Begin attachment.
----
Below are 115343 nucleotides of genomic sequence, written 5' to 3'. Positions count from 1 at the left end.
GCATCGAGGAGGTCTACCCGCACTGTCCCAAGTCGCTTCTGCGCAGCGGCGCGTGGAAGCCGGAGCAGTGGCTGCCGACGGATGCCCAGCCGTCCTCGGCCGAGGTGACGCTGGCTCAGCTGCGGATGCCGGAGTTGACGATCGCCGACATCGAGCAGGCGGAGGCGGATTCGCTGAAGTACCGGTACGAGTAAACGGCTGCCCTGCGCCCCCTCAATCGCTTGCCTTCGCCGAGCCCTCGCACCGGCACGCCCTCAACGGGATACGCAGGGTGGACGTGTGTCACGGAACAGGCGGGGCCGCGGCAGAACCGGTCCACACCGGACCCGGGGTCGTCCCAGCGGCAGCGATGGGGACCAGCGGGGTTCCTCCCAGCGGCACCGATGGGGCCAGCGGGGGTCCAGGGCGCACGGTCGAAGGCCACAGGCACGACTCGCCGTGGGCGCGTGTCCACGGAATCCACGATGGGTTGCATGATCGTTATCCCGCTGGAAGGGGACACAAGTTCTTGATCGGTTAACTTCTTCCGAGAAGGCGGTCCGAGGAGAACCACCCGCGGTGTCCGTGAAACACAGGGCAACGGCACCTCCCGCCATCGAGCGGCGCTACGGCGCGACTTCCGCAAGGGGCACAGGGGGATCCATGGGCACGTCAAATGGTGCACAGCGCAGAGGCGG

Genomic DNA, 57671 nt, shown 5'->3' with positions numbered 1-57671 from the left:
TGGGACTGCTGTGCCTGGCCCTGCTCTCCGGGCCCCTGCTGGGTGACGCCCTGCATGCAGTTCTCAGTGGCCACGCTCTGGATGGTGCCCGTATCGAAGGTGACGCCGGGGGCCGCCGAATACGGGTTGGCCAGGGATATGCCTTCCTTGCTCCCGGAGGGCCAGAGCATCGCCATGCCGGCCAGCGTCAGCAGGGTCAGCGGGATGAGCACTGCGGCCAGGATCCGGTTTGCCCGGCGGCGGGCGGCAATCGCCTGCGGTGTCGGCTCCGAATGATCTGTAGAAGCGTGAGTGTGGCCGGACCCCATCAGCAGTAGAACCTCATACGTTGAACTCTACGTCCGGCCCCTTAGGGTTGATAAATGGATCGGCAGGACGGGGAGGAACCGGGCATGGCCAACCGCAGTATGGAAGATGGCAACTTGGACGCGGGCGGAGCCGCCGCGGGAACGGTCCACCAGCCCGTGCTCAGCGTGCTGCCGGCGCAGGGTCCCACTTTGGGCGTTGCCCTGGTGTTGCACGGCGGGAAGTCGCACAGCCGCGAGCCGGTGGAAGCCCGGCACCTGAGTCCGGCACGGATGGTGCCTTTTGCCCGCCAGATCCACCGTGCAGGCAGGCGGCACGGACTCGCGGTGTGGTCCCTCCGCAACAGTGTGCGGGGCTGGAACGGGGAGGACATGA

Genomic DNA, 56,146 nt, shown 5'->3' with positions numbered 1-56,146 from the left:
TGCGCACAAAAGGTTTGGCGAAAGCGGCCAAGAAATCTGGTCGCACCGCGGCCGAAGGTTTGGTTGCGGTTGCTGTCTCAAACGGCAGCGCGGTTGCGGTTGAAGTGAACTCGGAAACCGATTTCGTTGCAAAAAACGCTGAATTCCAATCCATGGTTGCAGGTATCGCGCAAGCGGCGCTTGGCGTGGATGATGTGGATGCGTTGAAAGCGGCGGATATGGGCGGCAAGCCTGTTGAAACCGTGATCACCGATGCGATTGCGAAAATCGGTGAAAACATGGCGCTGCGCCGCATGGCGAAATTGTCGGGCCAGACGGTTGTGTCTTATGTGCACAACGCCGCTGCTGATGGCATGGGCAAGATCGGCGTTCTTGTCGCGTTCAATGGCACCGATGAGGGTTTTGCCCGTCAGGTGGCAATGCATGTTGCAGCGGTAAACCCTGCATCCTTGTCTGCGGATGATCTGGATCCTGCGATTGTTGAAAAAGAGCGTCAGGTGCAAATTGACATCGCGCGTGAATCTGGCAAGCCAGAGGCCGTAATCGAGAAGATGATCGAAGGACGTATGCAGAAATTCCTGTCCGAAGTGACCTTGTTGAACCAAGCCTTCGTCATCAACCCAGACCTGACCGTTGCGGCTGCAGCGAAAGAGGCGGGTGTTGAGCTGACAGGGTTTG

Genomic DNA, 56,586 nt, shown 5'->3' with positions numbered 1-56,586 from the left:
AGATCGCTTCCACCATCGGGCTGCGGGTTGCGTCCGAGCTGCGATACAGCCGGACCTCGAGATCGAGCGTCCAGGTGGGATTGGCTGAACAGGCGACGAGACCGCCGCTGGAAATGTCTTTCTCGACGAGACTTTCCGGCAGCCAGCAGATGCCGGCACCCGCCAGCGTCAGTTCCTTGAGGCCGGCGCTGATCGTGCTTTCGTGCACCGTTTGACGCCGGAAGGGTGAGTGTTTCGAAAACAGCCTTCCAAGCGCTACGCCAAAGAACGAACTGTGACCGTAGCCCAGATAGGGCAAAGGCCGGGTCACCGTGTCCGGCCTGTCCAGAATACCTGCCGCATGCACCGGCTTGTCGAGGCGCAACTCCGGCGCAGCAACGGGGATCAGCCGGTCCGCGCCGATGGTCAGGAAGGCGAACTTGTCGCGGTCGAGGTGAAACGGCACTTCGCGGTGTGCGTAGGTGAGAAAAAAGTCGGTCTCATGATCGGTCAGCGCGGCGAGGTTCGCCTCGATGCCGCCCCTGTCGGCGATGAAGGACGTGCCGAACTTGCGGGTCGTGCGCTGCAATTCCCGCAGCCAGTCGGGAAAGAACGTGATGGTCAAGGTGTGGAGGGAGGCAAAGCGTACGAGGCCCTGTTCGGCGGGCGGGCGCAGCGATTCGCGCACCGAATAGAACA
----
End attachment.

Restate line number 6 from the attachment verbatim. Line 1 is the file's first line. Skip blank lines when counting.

TGCGCACAAAAGGTTTGGCGAAAGCGGCCAAGAAATCTGGTCGCACCGCGGCCGAAGGTTTGGTTGCGGTTGCTGTCTCAAACGGCAGCGCGGTTGCGGTTGAAGTGAACTCGGAAACCGATTTCGTTGCAAAAAACGCTGAATTCCAATCCATGGTTGCAGGTATCGCGCAAGCGGCGCTTGGCGTGGATGATGTGGATGCGTTGAAAGCGGCGGATATGGGCGGCAAGCCTGTTGAAACCGTGATCACCGATGCGATTGCGAAAATCGGTGAAAACATGGCGCTGCGCCGCATGGCGAAATTGTCGGGCCAGACGGTTGTGTCTTATGTGCACAACGCCGCTGCTGATGGCATGGGCAAGATCGGCGTTCTTGTCGCGTTCAATGGCACCGATGAGGGTTTTGCCCGTCAGGTGGCAATGCATGTTGCAGCGGTAAACCCTGCATCCTTGTCTGCGGATGATCTGGATCCTGCGATTGTTGAAAAAGAGCGTCAGGTGCAAATTGACATCGCGCGTGAATCTGGCAAGCCAGAGGCCGTAATCGAGAAGATGATCGAAGGACGTATGCAGAAATTCCTGTCCGAAGTGACCTTGTTGAACCAAGCCTTCGTCATCAACCCAGACCTGACCGTTGCGGCTGCAGCGAAAGAGGCGGGTGTTGAGCTGACAGGGTTTG